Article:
Selections from the American poets
William Cullen Bryant

A FOREST WALK.

"Why should we crave a hallowed spot?
An altar is in each man's cot,
A church in every grove that spreads
Its living roof above our heads."

WORDSWORTH'S "God in Natur"
A LOVELY sky, a cloudless sun,
A wind that breathes of leaves and flowers,
O'er hill, through dale, my steps have won,
To the cool forest's shadowy bowers;
One of the paths all round that wind,
Traced by the browsing herds, I choose,
And sights and sounds of human kind,
In nature's lone recesses lose;
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The beech displays its marbled bark,
The spruce its green tent stretches wide,
While scowls the hemlock, grim and dark,
The maple's scallop'd dome beside:
All weave on high a verdant roof,
That keeps the very sun aloof,
Making a twilight soft and green,
Within the column'd, vaulted scene.
Sweet forest odours have their birth
From the clothed boughs and teeming earth;
Where pinecones dropp'd, leaves piled and dead,
Long tufts of grass, and stars of fern,
With many a wild flower's fairy urn,
A thick, elastic carpet spread;
Here, with its mossy pall, the trunk,
Resolving into soil, is sunk;
There, wrench'd but lately from its throne,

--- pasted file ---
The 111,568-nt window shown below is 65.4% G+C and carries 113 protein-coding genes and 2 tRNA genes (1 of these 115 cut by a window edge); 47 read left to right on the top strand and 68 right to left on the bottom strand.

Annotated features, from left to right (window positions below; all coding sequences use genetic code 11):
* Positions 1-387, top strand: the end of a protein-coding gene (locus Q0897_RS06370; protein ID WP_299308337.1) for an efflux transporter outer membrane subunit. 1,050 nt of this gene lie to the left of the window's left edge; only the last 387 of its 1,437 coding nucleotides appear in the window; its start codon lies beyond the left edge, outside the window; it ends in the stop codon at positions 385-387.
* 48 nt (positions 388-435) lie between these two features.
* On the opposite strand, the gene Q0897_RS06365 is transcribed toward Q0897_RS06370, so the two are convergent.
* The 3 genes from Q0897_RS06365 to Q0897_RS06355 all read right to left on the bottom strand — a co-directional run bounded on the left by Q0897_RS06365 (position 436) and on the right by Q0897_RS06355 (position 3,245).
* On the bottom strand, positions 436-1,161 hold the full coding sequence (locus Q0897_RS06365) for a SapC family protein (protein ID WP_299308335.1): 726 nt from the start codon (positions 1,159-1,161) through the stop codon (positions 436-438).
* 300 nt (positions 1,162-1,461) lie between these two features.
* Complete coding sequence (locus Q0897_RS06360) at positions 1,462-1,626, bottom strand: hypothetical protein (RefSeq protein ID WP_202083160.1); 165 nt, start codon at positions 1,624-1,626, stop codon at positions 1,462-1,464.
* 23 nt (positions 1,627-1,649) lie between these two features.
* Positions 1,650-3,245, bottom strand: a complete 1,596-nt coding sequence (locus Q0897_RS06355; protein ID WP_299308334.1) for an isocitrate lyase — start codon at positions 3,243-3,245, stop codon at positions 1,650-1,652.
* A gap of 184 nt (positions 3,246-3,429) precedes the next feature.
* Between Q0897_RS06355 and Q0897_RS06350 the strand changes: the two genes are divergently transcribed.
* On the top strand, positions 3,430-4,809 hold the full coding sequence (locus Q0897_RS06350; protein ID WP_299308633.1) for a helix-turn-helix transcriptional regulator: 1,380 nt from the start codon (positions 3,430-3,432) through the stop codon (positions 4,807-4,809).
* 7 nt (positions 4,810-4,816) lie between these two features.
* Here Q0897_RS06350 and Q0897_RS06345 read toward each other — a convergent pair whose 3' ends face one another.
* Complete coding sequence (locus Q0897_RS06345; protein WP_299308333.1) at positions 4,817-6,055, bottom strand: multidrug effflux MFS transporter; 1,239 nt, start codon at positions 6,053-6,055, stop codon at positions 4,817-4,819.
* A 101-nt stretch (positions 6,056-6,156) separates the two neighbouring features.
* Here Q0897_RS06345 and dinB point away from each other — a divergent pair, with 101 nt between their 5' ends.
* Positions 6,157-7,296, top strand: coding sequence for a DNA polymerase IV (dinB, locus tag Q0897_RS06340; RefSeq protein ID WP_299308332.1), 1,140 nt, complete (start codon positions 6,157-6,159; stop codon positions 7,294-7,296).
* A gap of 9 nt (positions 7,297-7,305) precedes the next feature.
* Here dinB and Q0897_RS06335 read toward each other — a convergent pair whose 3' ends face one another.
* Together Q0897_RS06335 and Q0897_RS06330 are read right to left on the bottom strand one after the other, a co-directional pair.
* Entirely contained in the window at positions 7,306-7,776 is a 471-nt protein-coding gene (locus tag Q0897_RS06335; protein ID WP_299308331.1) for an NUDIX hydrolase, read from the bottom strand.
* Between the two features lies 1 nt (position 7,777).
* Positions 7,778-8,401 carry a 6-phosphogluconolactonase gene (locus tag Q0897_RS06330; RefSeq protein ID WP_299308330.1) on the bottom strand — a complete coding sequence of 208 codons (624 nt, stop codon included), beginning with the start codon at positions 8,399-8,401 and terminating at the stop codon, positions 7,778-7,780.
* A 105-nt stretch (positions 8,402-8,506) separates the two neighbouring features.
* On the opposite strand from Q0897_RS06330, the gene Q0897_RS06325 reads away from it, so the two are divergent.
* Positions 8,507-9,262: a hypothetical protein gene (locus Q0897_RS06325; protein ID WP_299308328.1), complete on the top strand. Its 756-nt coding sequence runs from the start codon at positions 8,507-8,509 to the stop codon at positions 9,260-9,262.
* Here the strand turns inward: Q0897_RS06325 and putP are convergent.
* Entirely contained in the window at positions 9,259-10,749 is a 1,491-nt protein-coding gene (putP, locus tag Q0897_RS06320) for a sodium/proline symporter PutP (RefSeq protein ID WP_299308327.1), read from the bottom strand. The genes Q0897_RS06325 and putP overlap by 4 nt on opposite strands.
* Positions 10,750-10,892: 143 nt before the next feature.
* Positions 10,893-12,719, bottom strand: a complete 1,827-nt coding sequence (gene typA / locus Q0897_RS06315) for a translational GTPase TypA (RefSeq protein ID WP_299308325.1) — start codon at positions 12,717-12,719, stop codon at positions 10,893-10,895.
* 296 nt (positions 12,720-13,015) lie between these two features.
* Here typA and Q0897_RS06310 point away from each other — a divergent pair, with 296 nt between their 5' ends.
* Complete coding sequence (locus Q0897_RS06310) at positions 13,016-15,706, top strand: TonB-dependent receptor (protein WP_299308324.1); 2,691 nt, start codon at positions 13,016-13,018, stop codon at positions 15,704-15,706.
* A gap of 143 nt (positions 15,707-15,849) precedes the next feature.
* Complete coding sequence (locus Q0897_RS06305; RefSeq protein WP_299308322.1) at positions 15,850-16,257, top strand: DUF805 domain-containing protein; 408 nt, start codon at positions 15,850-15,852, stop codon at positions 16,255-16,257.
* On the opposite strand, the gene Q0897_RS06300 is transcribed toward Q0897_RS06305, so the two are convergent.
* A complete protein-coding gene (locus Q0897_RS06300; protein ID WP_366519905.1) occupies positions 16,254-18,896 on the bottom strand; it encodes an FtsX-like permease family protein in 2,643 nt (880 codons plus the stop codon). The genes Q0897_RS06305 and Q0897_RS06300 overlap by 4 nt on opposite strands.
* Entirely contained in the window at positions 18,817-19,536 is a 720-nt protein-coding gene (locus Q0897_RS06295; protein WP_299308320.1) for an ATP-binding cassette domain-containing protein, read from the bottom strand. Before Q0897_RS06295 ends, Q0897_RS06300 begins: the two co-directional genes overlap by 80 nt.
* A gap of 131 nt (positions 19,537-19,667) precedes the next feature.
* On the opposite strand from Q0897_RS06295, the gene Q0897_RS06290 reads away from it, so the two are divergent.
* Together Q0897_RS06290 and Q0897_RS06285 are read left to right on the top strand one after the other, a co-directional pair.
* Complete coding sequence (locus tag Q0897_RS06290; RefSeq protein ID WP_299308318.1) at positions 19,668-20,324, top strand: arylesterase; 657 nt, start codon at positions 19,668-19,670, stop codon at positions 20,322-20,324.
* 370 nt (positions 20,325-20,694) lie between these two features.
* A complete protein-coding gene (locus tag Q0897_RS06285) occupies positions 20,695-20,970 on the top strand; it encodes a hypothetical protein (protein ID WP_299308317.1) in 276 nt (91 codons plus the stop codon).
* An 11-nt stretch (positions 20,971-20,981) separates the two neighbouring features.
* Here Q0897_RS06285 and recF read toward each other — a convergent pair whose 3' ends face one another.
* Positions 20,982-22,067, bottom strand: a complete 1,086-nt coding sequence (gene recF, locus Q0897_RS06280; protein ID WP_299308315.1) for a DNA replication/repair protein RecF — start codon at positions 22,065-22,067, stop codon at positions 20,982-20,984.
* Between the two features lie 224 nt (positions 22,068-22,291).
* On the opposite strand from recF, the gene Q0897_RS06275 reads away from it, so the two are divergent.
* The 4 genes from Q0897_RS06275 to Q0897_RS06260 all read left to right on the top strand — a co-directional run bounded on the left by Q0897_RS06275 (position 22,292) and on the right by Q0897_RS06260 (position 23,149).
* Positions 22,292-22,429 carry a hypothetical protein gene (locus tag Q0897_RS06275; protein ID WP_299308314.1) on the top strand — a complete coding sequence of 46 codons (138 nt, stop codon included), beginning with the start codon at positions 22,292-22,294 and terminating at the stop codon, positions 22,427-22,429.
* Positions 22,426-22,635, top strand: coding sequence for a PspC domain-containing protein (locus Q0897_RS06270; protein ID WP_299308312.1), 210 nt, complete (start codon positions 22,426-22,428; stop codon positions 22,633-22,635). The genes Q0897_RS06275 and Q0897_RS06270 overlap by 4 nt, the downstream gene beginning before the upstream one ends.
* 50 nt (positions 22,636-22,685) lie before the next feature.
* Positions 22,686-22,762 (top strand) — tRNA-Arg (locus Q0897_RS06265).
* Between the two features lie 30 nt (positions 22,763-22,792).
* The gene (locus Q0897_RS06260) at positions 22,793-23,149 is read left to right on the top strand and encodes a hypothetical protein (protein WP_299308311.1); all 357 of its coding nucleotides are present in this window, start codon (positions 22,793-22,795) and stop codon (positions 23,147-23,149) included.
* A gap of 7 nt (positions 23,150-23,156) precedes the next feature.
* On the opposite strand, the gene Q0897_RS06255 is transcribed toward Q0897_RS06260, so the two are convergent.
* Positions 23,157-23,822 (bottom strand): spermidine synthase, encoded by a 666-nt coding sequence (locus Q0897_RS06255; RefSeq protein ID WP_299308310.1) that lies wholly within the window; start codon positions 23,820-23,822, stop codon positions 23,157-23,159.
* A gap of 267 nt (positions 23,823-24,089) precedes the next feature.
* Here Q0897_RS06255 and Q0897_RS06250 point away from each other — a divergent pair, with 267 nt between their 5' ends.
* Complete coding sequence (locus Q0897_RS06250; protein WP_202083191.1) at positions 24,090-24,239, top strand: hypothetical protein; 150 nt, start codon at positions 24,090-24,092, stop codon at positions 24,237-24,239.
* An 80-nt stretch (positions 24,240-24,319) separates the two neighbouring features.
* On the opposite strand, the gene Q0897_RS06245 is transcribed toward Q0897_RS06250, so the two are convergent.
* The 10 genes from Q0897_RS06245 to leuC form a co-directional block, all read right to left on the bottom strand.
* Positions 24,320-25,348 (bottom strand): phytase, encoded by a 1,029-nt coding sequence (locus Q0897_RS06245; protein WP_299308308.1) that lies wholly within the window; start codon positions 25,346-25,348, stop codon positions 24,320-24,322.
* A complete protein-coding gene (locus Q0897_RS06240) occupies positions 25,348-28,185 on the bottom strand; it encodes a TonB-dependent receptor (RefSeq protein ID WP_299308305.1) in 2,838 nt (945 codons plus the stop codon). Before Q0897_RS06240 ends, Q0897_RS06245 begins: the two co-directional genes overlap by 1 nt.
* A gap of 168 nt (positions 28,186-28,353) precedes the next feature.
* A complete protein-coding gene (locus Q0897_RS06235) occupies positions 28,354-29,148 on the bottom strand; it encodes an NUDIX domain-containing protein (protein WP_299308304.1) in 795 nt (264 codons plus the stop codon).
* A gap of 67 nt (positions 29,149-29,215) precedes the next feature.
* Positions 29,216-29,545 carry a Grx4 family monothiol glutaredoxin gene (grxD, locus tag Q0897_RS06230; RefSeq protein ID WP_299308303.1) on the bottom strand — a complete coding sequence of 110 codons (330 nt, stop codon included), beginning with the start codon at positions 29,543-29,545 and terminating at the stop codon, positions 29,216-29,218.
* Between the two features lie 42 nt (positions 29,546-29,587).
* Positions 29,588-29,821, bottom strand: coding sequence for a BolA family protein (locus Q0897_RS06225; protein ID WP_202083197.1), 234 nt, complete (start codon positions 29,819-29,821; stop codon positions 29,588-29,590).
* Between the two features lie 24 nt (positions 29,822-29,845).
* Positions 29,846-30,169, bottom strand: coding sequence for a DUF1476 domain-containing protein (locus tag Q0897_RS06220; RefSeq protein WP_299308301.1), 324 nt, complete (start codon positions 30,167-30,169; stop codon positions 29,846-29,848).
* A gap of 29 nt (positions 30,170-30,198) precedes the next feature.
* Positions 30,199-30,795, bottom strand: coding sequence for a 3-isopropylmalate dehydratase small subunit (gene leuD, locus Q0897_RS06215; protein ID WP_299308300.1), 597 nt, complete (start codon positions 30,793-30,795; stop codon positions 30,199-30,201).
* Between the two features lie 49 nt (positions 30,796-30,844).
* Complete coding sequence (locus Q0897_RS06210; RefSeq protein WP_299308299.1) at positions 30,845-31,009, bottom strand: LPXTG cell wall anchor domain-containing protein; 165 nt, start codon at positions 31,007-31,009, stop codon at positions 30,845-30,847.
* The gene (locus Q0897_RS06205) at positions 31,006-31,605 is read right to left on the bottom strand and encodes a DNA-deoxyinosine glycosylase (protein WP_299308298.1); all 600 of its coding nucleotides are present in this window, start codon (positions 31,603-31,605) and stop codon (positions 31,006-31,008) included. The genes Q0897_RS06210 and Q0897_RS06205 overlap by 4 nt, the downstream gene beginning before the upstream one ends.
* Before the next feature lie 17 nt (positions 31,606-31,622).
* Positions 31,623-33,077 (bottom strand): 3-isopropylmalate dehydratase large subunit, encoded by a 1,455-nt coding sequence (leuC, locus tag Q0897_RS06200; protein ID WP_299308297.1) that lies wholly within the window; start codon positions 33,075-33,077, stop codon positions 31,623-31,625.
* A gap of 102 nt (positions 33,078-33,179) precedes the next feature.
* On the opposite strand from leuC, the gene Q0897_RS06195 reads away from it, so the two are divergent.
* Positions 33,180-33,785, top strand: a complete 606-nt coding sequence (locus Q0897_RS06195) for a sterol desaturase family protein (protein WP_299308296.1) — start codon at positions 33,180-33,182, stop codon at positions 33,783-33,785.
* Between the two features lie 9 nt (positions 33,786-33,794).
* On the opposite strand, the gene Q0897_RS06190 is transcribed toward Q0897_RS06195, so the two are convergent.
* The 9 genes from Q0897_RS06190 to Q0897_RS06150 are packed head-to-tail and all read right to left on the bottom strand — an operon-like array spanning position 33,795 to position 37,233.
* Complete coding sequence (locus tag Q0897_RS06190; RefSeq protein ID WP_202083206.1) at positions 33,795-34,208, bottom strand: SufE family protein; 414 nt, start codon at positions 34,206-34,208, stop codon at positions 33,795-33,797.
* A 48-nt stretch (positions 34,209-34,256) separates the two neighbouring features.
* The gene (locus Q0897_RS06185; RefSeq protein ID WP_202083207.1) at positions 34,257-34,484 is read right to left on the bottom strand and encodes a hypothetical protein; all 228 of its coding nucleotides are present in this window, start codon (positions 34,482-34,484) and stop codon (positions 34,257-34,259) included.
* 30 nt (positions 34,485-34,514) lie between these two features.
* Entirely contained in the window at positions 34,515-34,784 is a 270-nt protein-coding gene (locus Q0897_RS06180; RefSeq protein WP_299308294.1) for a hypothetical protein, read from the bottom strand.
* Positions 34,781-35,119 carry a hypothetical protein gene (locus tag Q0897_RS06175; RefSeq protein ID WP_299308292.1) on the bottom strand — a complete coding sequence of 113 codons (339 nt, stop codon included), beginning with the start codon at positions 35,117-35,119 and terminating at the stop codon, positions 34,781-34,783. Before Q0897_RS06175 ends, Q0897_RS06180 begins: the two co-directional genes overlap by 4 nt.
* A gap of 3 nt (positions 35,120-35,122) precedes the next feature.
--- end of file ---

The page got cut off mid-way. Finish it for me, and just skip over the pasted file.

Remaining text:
By some fierce whirlwind circling past,
Its huge roots mass'd with earth and stone,
One of the woodland kings is cast.
Above, the forest tops are bright
With the broad blaze of sunny light:
But now, a fitful airgust parts
The screening branches, and a glow
Of dazzling, startling radiance darts
Down the dark stems, and breaks below;
The mingled shadows off are roll'd,
The sylvan floor is bathed in gold:
Low sprouts and herbs, before unseen,
Display their shades of brown and green;
Tints brighten o'er the velvet moss,
Gleams twinkle on the laurel's gloss;
The robin, brooding in her nest,
Chirps as the quick ray strikes her breast,
And as my shadow prints the ground,
I see the rabbit upward bound,
With pointed ears an instant look,
Then scamper to the darkest nook,
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Where, with crouch'd limb and staring eye,
He watches while I saunter by.
A narrow vista, carpeted
With rich green grass, invites my tread;
Here showers the light in golden dots,
There sleeps the shade in ebon spots;
So blended, that the very air
Seems network as I enter there.
The partridge, whose deep-rolling drum
Afar has sounded on my ear,
Ceasing his beatings as I come,
Whirrs to the sheltering branches near;
The little milksnake glides away,
The brindled marmot dives from day;
And now, between the boughs, a space
Of the blue laughing sky I trace;
On each side shrinks the bowery shade;
Before me spreads an emerald glade;
The sunshine steeps its grass and moss,
That couch my footsteps as I cross;
Merrily hums the tawny bee,
The glittering humming-bird I see;
Floats the bright butterfly along,
The insect choir is loud in song:
A spot of light and life, it seems
A fairy haunt for fancy dreams.
Here stretch'd, the pleasant turf I press,
In luxury of idleness;
Sun-streaks, and glancing wings, and sky,
Spotted with cloud-shapes, charm my eye;
While murmuring grass, and waving trees,
Their leaf-harps sounding to the breeze,
And water-tones that tinkle near,
Blend their sweet music to my ear;
And by the changing shades alone,
The passage of the hours are known.